Housing and Outreach Specialist Hilton Douglas provides an update on how street outreach has changed during the coronavirus pandemic.

Hilton is a Bronx native, who has worked for Urban Pathways for over 13 years. “I was initially hired as an Entitlement Specialist; I worked with homeless clients primarily to assist them in securing documents and benefits.”

“In 2010, I was promoted to Housing Specialist due to my experience with clients and housing. I helped place formerly homeless men and women into housing. Then I served as a Housing and Outreach Case Manager and more recently as a Housing and Outreach Specialist.”

“In the beginning stages of the city’s lockdown due to the coronavirus, homeless men and women were mainly continuing with their normal routines moving from place to place across the city and sleeping in parks and public areas. Now things have changed, since the beginning of April there are generally far fewer homeless people on the streets when we do outreach.”

Hilton, who works mainly in the Flatiron Business District, notes that from his experience individuals with substance abuse issues tend to be more transient, while those that have stayed stable on the street are generally people living with mental illness. “Many of the homeless who I would normally encounter during my outreach shift have moved on. Since NY on Pause, people are staying inside and there are less resources for people who panhandle.”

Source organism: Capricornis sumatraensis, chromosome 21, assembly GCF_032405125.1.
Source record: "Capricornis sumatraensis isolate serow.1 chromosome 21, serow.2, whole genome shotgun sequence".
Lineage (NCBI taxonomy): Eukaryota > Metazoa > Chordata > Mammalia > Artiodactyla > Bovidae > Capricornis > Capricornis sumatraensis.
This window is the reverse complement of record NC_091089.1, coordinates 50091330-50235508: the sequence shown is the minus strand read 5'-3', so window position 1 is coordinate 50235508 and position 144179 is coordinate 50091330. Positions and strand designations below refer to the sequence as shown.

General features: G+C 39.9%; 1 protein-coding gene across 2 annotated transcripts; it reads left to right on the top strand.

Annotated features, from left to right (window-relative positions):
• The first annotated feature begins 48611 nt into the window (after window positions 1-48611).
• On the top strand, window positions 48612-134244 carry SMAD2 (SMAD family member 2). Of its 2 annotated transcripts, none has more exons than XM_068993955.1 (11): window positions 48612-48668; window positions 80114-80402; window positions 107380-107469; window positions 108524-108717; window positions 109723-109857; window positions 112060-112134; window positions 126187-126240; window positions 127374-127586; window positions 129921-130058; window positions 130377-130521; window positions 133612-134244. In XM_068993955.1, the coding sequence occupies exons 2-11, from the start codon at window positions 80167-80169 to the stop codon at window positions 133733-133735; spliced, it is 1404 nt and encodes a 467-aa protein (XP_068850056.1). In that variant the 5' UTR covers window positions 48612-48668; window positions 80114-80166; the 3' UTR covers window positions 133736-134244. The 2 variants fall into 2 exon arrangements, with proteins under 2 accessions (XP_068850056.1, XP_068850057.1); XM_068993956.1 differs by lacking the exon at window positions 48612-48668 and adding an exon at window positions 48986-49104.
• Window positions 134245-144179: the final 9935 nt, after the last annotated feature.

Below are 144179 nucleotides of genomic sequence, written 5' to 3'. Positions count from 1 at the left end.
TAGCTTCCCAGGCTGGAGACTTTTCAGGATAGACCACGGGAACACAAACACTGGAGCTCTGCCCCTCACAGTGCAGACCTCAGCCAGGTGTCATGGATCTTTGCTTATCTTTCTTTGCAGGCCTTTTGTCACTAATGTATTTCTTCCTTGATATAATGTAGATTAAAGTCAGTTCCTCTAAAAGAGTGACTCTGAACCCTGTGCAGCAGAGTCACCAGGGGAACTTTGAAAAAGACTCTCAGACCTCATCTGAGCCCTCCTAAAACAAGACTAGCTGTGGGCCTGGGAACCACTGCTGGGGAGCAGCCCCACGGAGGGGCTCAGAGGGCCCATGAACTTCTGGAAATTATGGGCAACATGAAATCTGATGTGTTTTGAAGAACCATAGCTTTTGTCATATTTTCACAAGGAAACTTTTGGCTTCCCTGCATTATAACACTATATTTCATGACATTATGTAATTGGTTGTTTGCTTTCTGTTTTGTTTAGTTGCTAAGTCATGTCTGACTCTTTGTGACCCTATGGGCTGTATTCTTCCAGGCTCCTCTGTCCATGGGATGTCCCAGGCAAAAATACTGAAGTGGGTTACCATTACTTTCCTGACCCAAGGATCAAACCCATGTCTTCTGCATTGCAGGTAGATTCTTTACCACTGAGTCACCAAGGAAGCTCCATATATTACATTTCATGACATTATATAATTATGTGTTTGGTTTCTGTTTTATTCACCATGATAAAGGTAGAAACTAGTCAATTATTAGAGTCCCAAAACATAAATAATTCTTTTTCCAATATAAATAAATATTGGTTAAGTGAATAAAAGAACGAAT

“The landscape for homeless outreach has changed due to the pandemic, but we still go out and engage the people we see, and the people who we know. Our outreach team wears masks, carries hand sanitizer, and stays a safe distance when interacting with our clients. We also provide masks to our clients for their own safety.”

“For those who are chronically resistant to services, we provide wellness checks to make sure those individuals are ok and not in need of emergency services. They need to know that we are out here to support them. It is reassuring to them.”

“What keeps me going every day is knowing that I have helped someone make that first move to better their life. I have one client I met on the street who is in his early 30s and was initially resistant to services. I engaged with him for two months until he decided to go to Urban Pathways’ Olivieri Drop-In Center in February. When I checked-in on him two weeks ago, I learned that he was transferred to a shelter and is working on his entitlements. That made my day!”


About Urban Pathways

Urban Pathways is a New York City-based, nonprofit organization that provides housing and support to homeless and at-risk adults throughout the Metropolitan area. Urban Pathways serves 3,700 homeless individuals a year and provides transitional, extended stay, and permanent housing to chronically homeless individuals.